I have never heard of this type of engine! 10 yrs is a long time and anything would go bad. Algae is a problem for diesel, new or old. Algae control is a an additive we used when I worked on portable industrial generators. But, starting a diesel and warming it up on a schedule is a good idea. These newer units don't like to idle without a load. It is better for the total unit to drive it for a routine exercise. This is a true pain for RVers in long term parks.
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Old 09-03-2013, 10:17 AM   #22
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If you have a newer, 08' up diesel with a DPF (Diesel Particulate Filter) and a DEF system, I wouldn't put additional 2 stroke oil in the fuel... you run the risk of prematurely fouling the DPF.

Mal
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Old 09-04-2013, 05:23 AM   #23
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I haven't read that , Mal. The owners manual is specific about USED motor oil but says nothing about anything else. Of course warnings are all over the unit about starting with either or adding gas to the fuel. The only question is sulfur content. But, your warning is well noted and I will continue to research this topic.

When the DEF burner kicks in, if you want to cook a hotdog, the exhaust will do it! I didn't know cow urine was so volatile!
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Old 09-04-2013, 08:10 AM   #24
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I wonder if the soy oil content in most diesel fuel affects the risk of algae contamination?
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Old 09-04-2013, 11:53 AM   #25
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Cummins Filtration (Fleetguard) LT32599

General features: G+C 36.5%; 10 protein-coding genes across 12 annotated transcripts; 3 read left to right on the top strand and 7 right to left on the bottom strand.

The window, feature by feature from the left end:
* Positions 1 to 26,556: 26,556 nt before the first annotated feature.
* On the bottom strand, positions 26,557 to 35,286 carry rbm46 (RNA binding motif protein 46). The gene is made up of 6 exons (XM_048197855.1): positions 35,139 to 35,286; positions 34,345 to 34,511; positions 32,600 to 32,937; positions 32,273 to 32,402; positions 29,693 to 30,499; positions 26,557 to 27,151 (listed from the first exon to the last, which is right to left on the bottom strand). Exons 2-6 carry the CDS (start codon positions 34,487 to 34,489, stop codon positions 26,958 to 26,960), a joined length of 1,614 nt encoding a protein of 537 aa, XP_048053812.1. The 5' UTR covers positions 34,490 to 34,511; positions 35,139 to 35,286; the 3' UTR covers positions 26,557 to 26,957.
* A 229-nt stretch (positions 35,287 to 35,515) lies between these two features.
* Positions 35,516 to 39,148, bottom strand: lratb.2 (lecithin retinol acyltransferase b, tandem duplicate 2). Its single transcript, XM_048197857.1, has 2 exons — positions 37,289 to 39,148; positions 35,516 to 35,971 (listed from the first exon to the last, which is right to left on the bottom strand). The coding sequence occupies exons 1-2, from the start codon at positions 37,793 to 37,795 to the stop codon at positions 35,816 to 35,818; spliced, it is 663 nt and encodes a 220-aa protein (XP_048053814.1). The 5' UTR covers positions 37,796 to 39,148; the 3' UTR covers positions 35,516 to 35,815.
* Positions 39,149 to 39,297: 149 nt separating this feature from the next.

Biodiesel and bio-oil fuels have become increasingly popular . However, these fuels have a greater affinity to water, and therefore are more difficult from which to remove water . Additionally, these fuels contribute to the more aggressive growth of microbes . Both of these items require the addition of secondary filtration systems to adequately protect modern HPCR systems.

Fleetguard does not say the concentration they are referring to, but I would think 100% on biodiesel. On Cummins engines of course.
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Old 09-05-2013, 03:29 PM   #26
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I talked with a guy who got a load of bio in his pickup. He did not use if for a few weeks after getting the fuel. When he did try to start it it would not start. The problem was that the fuel had jelled. He had to flush his tank with a very expensive product that would break the fuel down and flush and rebuild his fuel train. With this in mind I am avoiding bio if I can. Besides that, on older engines any neoprene seals the fuel comes in contact with will dissolve.

I was at Freightliner with my last coach. We walked through the training area and he had a new Cummins with the latest DEF emissions. He told us that he could safely run that engine with the doors closed. It is considered that clean and environmentally friendly. So, what is the advantage of biodiesel?
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Old 09-05-2013, 03:42 PM   #27
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Bio does not cause the wear that ULSD does... it just loves water.